Top TV Shows honored by Television Critics with help from Bryan Cranston

Bryan Cranston. Photo by Frederick M. Brown/Getty Images

Bryan Cranston hosted the 28th annual TCA Awards honoring the best shows on TV, according to the Television Critics Association. The night was not only a great example that there are impressive productions floating around the vast broadcasting wasteland. But also it was a showcase for Cranston’s comedic talents that were so evident on Malcolm in the Middle, yet so under the radar on his riveting much acclaimed Breaking Bad series on AMC.

Cranston was at ease on stage in the Beverly Hilton Hotel’s ballroom, with about 200 TV writers from across the U.S. and Canada surrounding him. And he often kidded them. “You can always tell the professional critics from the amateurs. The professionals have command of the language and can find so many different ways to say ‘this show sucks,’” he quipped.

Celebrities were on hand too, from the casts of Showtimes’ Homeland, ABC Family’s Switched At Birth, Fox TV’s So You Think You Can Dance judge Mary Murphy, and of course the cast of Breaking Bad roaring at Cranston’s hilarious opening comedy routine.

“There are a lot of familiar faces, but many who aren’t here,” Cranston said with a sly smile.

“The Game of Thrones cast said they were willing to come, but only if they were serving mutton! Katie Couric was committed to it, but actually was plotting her exit months ago! The cast of The Killing couldn’t be here becasue they’re on suicide watch! There’s no award for most appearances on TMZ, so Lindsey Lohan won’t show up! Jon Hamm apparently broke his mirror! And Charlie Sheen couldn’t be here tonight– but that’s okay, we’ll just tell him he was!”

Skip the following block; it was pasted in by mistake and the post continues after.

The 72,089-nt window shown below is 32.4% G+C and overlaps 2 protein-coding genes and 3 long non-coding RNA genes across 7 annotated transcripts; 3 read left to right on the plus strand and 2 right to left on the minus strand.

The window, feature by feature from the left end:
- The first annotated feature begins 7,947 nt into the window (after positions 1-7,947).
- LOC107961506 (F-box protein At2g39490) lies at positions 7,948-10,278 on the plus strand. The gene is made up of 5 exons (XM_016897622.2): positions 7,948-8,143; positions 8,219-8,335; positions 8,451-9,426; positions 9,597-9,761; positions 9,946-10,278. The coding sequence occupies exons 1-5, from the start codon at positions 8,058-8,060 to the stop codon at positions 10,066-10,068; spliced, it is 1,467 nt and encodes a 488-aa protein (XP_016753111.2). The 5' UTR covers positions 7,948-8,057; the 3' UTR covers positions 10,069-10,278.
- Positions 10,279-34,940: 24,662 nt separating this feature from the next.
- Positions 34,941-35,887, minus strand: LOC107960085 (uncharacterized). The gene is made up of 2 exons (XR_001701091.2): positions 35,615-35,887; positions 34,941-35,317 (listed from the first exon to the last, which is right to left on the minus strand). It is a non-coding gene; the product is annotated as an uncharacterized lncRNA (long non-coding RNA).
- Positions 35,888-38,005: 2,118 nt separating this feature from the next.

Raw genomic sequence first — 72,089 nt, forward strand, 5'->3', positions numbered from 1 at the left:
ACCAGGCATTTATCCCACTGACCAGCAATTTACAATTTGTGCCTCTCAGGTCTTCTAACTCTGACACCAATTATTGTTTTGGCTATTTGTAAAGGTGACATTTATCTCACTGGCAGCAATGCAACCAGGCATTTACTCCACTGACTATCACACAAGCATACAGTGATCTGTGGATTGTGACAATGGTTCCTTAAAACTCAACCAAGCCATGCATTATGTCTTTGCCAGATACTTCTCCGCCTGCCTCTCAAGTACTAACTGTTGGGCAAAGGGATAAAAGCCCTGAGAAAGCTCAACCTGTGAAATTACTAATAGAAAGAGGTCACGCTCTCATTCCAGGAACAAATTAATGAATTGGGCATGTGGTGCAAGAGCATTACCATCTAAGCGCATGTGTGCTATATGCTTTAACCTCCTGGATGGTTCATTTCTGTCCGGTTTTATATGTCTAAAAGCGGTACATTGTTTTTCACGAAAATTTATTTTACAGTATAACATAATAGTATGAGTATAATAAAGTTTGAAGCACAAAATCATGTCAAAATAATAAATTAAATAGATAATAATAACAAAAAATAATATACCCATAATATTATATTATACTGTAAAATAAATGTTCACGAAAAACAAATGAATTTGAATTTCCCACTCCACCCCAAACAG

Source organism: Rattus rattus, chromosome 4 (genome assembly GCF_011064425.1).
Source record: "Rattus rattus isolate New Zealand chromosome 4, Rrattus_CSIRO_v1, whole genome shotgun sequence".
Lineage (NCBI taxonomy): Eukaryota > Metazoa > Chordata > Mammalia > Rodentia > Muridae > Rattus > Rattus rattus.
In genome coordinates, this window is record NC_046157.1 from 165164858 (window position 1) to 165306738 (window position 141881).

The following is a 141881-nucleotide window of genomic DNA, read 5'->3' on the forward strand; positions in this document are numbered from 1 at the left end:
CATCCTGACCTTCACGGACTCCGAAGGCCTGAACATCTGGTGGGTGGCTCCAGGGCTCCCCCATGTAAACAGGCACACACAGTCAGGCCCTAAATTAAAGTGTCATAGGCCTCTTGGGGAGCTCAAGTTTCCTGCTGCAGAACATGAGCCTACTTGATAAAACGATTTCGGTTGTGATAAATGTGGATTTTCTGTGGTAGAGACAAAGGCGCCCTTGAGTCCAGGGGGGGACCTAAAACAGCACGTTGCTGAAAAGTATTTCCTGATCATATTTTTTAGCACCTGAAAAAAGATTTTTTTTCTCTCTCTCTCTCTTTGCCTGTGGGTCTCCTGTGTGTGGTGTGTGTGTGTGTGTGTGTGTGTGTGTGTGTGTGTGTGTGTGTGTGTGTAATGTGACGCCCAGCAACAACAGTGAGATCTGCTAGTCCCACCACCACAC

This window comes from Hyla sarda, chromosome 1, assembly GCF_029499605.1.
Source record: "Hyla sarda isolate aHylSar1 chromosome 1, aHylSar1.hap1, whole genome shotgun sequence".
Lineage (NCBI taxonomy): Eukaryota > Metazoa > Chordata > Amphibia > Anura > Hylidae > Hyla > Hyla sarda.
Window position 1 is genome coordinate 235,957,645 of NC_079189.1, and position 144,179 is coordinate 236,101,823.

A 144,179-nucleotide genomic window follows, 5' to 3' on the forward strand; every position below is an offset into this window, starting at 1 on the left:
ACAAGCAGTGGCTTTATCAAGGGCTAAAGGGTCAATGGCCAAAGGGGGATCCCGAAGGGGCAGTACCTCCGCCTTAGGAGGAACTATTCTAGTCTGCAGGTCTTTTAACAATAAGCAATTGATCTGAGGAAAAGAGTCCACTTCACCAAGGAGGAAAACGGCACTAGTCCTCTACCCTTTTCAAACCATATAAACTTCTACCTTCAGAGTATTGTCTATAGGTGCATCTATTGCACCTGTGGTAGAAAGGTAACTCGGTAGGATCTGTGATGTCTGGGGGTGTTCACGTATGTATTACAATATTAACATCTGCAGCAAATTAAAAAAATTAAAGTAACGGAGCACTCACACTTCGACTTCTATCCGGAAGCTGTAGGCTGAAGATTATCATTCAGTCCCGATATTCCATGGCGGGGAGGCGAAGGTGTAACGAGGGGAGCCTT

Yes, it was that kind of funny-silly night thanks to Cranston, who certainly should be considered to host the Emmys in the future. His actress-wife Robin Dearden agrees.

Breaking Bad‘s cast members, Cranston, Aaron Paul, RJ Mitte, Betsy Brandt and co-executive producers Melissa Bernstein and Mark Johnson, gathered on stage when creator Vince Gilligan accepted the TCA Award for Outstanding Achievement in Drama. The show is entering its final fifth season of watching Cranston’s fascinating Walter White character go from “Mr. Chips to Scarface.”

Other “dark” shows also won TCA awards: Showtimes drama Homeland, with star Claire Danes also winning for best dramatic performance; the FX show Louie won Best Comedy and an award went to the star Lous C.K.

The Career Achievement Award went to David Letterman, and the Heritage Award went to Cheers. Reality Program was Fox TV’s So You Think You Can Dance. CBS’ 60 Minutes won for News & Information.

Other big winners were ABC Family’s Switched at Birth for Youth Programming. The Program of the Year went to HBO’s Game of Thrones. And for Achievement in Movie/Miniseries, it was PBS’ Masterpiece Classic: Downton Abbey as the critics’ choice.


Margie Barron has written for a wide variety of outlets including Gannett newspapers, Nickelodeon, Tiger Beat and 16 Magazine, Fresh!, Senior Life, Production Update, airline magazines, etc. Margie is also proud to be half of the husband and wife writing team Frank & Margie Barron, who have written together for various entertainment and travel publications for more than 30 years.

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